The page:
본문 바로가기 대메뉴 바로가기

한국제임스조이스학회

한국제임스조이스학회 The James Joyce Society of Korea

  • JJ저널
  • 학회지검색

학회지검색

상세보기
국문제목 조이스의 「로터스 먹는 종족」 장에 나온 두 꽃
영문제목 Two Flowers in Joyce’s "Lotus Eaters"
저자 손승희
출처 191-210
27권
2호
발행년 2021년 12월
논문자료 [첨부파일 다운받기] 8. 손승희.pdf

The twice-mentioned “a flower,” in chapter five of Ulysses can be read as Martha’s and Bloom’s desire which is reflected in the form of two flowers. The reader desires to restore Martha and Bloom, who rarely meet in person, to a face-to-face relationship via flowers. The fifth chapter of James Joyce’s Ulysses, “Lotus-Eaters,” presents a flower as really enclosed in Martha’s love letter and a flower as a figurative representation for Bloom’s bath masturbation. These two flowers actually draw the readers’ attention against the chapter filled with actual names of flowers. They also represent the main posts, resonating with why Bloom leaves home and how Joyce finishes Bloom’s lonely adventure, in “Lotus-Eaters.” This paper discusses a Homeric parallel using Odyssey as a resource text. Bloom’s verbal response to Martha’s letter is read closely with the language of flowers Joyce actually elaborates. Bloom floats his man-flower as a bodily manifestation compensating with lemon flavor for the odorless flat petals at the ending scene of the episode. A floral bridge connects Martha’s letter to Bloom’s bath in the end. Joyce employs the language of flowers as a portal of discovery, and as his narrative strata relaying Martha’s letter to Bloom as Henry Flower, reaching the author himself. Finally, the two yellow flowers are related facing each other reflecting and compensating desires: Martha’s petals pinned in the letter to Bloom’s skin floating on the water.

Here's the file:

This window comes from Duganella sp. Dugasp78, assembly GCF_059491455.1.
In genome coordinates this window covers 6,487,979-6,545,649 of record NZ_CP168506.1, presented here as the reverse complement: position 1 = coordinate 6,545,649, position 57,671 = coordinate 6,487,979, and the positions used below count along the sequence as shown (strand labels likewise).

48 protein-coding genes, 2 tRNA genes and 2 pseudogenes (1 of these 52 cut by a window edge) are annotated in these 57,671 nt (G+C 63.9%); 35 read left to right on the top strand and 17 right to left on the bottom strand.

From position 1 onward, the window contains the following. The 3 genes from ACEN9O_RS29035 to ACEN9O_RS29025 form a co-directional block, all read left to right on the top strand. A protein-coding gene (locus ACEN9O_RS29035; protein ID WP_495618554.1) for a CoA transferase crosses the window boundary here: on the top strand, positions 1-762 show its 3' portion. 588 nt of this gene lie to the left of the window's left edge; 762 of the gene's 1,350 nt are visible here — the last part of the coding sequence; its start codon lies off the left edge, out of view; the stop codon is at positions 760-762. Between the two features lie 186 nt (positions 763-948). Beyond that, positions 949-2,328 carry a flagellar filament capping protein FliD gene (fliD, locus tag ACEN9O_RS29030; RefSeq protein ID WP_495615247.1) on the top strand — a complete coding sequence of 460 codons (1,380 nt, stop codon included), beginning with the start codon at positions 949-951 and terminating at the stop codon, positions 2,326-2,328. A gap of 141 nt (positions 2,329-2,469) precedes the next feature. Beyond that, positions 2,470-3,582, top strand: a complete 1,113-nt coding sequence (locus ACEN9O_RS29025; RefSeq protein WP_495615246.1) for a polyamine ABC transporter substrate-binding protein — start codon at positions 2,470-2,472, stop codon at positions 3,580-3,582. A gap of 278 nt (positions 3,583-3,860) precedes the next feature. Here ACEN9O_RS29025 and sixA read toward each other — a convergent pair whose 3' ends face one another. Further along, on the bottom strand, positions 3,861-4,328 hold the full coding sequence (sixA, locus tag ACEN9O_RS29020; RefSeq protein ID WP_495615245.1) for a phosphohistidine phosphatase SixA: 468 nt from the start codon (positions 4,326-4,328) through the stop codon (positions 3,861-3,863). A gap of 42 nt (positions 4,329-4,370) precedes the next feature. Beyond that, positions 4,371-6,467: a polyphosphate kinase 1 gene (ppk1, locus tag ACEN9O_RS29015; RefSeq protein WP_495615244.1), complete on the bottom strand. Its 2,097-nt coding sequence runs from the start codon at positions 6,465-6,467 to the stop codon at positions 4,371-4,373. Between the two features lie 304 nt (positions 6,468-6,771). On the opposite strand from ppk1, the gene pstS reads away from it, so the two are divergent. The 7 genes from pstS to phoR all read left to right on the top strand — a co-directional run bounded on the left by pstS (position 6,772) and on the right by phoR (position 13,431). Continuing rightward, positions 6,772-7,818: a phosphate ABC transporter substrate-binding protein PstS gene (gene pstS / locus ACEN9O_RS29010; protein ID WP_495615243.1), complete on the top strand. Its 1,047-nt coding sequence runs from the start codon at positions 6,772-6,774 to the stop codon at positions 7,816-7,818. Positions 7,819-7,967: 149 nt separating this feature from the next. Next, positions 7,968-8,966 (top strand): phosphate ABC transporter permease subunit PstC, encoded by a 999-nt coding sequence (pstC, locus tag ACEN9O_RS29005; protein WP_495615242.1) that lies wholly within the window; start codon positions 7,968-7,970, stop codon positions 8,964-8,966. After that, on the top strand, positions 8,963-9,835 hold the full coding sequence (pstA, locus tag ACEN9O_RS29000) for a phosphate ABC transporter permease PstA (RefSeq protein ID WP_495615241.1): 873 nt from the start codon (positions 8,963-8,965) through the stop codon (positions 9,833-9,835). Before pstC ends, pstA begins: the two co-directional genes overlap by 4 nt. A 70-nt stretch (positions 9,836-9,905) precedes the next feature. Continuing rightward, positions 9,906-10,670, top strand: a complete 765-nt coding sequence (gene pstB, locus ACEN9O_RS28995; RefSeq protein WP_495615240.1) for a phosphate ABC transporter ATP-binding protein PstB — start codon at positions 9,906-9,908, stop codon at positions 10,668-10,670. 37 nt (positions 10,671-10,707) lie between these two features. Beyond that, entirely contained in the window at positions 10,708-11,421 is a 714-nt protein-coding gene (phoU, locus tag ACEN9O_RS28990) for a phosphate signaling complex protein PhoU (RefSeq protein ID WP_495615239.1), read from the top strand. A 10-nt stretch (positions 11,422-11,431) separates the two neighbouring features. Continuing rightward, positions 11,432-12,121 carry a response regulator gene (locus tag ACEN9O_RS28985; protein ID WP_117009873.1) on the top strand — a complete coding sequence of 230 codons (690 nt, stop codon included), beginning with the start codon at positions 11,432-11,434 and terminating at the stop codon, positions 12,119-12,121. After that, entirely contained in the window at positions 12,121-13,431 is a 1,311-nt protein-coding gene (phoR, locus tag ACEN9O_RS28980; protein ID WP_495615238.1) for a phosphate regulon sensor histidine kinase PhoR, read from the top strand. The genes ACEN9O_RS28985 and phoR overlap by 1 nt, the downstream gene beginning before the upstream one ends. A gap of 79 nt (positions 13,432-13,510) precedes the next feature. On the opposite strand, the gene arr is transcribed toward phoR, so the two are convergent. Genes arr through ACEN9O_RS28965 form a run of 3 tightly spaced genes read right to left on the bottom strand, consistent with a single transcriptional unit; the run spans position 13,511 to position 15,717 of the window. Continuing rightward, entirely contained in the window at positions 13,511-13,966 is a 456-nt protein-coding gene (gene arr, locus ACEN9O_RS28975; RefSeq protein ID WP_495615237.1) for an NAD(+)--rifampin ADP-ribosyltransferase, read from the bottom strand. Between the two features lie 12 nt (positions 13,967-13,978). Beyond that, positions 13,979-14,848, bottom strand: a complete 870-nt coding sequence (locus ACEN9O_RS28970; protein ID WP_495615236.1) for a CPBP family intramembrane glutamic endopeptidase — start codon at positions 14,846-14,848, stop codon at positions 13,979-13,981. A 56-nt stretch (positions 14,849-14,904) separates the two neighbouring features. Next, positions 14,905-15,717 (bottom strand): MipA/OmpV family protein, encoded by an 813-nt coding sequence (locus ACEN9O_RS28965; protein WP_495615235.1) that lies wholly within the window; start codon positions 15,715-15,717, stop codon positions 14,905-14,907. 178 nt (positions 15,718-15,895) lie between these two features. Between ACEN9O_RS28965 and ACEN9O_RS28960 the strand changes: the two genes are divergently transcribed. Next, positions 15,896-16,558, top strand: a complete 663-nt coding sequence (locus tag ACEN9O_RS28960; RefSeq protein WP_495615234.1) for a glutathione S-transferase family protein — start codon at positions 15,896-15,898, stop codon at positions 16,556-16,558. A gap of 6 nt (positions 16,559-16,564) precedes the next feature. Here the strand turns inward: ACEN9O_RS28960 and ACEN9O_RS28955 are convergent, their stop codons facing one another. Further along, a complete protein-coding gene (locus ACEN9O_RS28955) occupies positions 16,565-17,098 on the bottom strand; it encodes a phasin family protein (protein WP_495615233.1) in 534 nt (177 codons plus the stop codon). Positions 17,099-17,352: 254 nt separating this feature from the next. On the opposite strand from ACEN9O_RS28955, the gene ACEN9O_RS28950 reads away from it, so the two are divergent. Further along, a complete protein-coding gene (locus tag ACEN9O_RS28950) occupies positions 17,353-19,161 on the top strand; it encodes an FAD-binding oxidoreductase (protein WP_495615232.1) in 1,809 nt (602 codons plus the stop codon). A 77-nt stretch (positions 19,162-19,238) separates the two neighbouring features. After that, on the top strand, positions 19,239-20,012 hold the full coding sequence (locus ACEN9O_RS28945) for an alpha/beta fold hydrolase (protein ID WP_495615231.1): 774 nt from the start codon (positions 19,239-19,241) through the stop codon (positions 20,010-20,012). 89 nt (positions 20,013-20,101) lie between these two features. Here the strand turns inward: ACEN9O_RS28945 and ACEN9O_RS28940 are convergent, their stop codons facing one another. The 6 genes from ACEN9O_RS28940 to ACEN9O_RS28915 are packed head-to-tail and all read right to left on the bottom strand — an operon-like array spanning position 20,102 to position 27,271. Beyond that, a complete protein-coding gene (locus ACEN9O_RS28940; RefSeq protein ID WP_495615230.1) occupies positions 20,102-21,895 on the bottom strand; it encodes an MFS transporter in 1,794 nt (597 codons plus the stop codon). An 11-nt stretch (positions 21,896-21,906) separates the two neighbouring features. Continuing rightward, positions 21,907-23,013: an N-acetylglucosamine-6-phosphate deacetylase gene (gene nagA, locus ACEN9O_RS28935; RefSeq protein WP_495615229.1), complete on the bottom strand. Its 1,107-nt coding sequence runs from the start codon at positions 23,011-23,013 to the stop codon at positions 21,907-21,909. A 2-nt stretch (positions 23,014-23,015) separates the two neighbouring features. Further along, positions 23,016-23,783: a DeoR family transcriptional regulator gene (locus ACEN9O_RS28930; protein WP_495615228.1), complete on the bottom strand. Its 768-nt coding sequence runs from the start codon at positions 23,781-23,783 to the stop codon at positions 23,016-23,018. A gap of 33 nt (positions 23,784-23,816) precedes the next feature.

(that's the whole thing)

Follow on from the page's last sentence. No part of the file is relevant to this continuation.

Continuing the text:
게시글 이전글, 다음글 보기
이전글 「가슴 아픈 사건」 : 더피의 정신분열성 성격장애
다음글 『율리시스』의 두 개의 도입부와 그 서사적 함의